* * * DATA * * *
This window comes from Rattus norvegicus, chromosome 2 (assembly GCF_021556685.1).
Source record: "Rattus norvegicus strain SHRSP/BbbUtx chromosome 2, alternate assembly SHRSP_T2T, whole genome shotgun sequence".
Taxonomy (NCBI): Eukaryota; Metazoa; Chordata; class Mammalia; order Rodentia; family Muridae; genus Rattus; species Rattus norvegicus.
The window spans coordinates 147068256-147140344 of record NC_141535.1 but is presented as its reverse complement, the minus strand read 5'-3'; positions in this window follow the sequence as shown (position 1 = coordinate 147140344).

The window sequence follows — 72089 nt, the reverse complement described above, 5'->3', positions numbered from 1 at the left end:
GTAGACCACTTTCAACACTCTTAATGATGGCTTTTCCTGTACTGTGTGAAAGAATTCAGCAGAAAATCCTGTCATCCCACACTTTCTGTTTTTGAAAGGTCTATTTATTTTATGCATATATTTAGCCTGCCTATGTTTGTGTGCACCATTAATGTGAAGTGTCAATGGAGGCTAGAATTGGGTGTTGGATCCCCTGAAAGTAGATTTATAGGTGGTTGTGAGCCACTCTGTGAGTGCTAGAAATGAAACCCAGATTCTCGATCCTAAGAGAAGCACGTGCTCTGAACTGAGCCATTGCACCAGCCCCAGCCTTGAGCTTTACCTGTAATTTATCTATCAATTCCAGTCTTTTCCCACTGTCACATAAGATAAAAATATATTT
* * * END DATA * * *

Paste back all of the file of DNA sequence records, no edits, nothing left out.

This window comes from Rattus norvegicus, chromosome 2 (assembly GCF_021556685.1).
Source record: "Rattus norvegicus strain SHRSP/BbbUtx chromosome 2, alternate assembly SHRSP_T2T, whole genome shotgun sequence".
Taxonomy (NCBI): Eukaryota; Metazoa; Chordata; class Mammalia; order Rodentia; family Muridae; genus Rattus; species Rattus norvegicus.
The window spans coordinates 147068256-147140344 of record NC_141535.1 but is presented as its reverse complement, the minus strand read 5'-3'; positions in this window follow the sequence as shown (position 1 = coordinate 147140344).

The window sequence follows — 72089 nt, the reverse complement described above, 5'->3', positions numbered from 1 at the left end:
GTAGACCACTTTCAACACTCTTAATGATGGCTTTTCCTGTACTGTGTGAAAGAATTCAGCAGAAAATCCTGTCATCCCACACTTTCTGTTTTTGAAAGGTCTATTTATTTTATGCATATATTTAGCCTGCCTATGTTTGTGTGCACCATTAATGTGAAGTGTCAATGGAGGCTAGAATTGGGTGTTGGATCCCCTGAAAGTAGATTTATAGGTGGTTGTGAGCCACTCTGTGAGTGCTAGAAATGAAACCCAGATTCTCGATCCTAAGAGAAGCACGTGCTCTGAACTGAGCCATTGCACCAGCCCCAGCCTTGAGCTTTACCTGTAATTTATCTATCAATTCCAGTCTTTTCCCACTGTCACATAAGATAAAAATATATTT